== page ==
“the number one critical skill set”

“Imagine you’re trying to fix a problem, dealing with a crisis, or even just replying to someone, responding to a query, thinking about a possible solution. Most people deal with the issue at hand. That’s great already!

But if your KM meta reflex kicks in, all of a sudden you see another arc:

Hold on a minute! Is this a one-off? Or something likely to happen again? What can I do here and now that will not only help in the moment, but save time for me, and possibly others, in the future?

THAT is the meta reflex that gives you an edge. And it’s personal knowledge mastery at work. It is to knowledge management what meditation is to life. It’s the open secret that helps you avoid the hole in the road. Repeatedly.” —Ewen Le Borgne

Imagine spending less time looking for files and reference documents. How would a diverse international community of fellow professionals help you with your current work or to find new work? What would you do with a network you could call on to get trusted advice? What if everyone you worked with had a similar network? Innovation is not so much about having new ideas as it is about making connections. The more connections you have, the greater the chances for new ideas. More and more of our work is focused on generating ideas, rather than producing replicable results. Machines produce stuff, people produce ideas.

“Visualize the workflow of a physical job: produce, produce, produce, produce, produce, produce, produce, produce, produce.

Now visualize the workflow of a creative knowledge worker: nothing, nothing, nothing, nothing, flash of brilliance, nothing, nothing, nothing.” —Jay Cross (1944-2015)

Personal knowledge mastery is what you can do between flashes of brilliance. This discipline prepares the mind and increases the chance of serendipity. PKM is about connecting to ideas and people. It takes effort but over time it reduces cognitive load by offloading it to your networks. A diverse and deep network can help you make better decisions.

“Chance favors the connected mind.” —Steven B. Johnson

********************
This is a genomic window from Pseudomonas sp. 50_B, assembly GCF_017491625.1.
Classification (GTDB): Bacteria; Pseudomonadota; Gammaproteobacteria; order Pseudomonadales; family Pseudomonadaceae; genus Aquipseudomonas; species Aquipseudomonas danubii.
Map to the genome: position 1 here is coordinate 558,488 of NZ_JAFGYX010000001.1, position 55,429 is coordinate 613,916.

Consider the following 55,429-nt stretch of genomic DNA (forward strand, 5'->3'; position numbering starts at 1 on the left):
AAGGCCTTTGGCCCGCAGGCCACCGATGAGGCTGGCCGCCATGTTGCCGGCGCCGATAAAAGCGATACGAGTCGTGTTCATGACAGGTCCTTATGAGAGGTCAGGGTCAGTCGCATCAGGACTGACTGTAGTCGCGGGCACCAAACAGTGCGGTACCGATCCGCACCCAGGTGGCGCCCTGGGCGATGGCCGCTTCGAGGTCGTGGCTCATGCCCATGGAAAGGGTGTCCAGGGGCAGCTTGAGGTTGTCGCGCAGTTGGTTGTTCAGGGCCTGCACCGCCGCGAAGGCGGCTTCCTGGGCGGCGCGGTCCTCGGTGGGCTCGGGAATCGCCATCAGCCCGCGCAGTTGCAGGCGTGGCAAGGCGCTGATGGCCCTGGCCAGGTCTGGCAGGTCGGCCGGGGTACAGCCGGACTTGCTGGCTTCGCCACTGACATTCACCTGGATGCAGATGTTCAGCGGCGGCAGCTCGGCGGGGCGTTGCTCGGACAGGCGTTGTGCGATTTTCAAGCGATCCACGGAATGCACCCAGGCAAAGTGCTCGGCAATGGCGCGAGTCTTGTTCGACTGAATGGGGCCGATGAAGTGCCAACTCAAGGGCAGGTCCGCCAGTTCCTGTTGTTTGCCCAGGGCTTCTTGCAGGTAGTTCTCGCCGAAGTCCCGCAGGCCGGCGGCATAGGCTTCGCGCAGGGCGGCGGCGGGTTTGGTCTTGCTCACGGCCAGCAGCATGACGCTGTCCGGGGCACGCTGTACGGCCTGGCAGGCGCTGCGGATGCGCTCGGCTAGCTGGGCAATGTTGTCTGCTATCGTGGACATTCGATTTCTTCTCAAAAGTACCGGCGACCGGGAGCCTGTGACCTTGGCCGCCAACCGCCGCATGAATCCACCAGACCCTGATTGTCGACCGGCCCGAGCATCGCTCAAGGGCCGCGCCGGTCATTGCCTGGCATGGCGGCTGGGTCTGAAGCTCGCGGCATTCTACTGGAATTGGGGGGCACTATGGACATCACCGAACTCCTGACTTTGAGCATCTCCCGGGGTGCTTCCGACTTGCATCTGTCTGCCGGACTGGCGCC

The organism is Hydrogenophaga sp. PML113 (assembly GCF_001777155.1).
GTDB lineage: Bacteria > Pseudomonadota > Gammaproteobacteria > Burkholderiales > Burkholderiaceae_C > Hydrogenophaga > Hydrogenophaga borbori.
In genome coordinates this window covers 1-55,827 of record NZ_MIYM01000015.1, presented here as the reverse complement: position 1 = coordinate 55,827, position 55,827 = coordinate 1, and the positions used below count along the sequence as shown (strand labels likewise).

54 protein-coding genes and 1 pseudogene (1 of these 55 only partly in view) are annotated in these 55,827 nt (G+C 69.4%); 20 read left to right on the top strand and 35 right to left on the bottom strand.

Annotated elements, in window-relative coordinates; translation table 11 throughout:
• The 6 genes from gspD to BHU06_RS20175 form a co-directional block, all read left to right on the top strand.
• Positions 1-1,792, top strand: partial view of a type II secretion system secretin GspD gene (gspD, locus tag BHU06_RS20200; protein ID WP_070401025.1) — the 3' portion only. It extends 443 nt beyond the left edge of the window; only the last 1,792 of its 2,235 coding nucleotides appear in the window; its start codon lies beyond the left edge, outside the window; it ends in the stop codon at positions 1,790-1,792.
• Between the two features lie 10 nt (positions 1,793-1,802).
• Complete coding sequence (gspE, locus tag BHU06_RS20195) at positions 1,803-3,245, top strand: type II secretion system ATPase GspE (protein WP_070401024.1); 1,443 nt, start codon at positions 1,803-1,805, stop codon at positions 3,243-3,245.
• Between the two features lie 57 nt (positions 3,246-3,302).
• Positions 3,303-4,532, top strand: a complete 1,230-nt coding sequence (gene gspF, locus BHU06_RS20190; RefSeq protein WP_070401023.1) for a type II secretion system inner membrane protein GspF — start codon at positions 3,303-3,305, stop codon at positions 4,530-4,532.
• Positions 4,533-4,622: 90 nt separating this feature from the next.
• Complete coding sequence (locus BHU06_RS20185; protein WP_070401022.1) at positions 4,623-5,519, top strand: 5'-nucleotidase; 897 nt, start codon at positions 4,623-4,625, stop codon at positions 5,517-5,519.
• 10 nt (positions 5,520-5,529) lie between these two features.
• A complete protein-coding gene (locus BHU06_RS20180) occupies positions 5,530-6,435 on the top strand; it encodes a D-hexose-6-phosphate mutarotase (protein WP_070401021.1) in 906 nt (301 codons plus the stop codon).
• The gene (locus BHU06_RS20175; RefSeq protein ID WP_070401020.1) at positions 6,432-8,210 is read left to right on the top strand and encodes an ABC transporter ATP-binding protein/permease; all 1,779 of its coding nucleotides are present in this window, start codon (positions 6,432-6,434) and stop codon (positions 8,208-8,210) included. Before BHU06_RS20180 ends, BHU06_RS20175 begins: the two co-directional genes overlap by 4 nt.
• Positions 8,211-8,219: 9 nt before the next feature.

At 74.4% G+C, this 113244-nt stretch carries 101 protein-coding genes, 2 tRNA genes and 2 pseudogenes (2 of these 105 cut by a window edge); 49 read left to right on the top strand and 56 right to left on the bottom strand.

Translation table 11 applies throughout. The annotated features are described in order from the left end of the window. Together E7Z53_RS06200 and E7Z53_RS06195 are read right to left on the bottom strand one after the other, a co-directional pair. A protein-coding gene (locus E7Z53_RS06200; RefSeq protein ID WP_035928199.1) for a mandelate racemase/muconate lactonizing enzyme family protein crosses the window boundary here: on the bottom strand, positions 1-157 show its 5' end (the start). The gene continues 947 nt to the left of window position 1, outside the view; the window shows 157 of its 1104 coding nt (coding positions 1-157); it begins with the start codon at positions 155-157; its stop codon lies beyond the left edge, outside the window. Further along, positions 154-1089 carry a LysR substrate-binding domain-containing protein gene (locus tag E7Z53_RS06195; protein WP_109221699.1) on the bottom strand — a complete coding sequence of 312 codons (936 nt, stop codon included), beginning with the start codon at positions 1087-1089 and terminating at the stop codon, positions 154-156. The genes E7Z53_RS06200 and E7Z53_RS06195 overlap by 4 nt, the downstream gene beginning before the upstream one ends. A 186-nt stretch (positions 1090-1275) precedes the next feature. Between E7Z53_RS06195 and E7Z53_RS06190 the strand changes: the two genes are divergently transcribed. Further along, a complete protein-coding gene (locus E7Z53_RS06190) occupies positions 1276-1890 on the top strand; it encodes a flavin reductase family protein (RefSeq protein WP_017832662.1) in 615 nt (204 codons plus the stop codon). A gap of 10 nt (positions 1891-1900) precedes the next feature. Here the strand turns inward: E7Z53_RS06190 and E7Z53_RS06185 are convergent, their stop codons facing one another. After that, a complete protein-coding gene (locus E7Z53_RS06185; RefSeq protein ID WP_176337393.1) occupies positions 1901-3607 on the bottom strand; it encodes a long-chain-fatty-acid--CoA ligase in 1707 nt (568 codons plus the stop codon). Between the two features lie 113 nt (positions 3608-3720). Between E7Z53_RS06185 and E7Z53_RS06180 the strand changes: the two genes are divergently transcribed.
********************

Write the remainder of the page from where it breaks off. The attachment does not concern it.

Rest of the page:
PKM starts with seeking and making connections. Do you have a community where you can get trusted advice? If not, you need to find or start one. Our networks and communities are our social safety nets in the network era. Companies come and go but human relationships can last.

Even as seasoned professionals we have to keep making sense of emerging complexities. Only our human networks can help us with this. To get from our networks we have to first give. Sharing our knowledge and adding value to information help us make our networks smarter. A smart network gives back much more.

Learn more about PKM

“The more I am out there chatting to clients, the more I realise that your PKM approach is the number one critical skill set.  Any way I look at it, all roads seem to end there.  It is the foundation.  That’s why I thought this is where they need to start – and not just the employees – everyone including the managers.” —Helen Blunden

Developing mastery means moving from a focus on explicit (codified) knowledge to implicit (non-codified) knowledge through connected learning. Mastery uses more principles than rules, and models instead of procedures.

3 Responses to ““the number one critical skill set””

  1. Harold Jarche

    Good point about pattern intelligence, Britt. One cannot see patterns if there are not enough dots to connect, so we have to get them from our networks.


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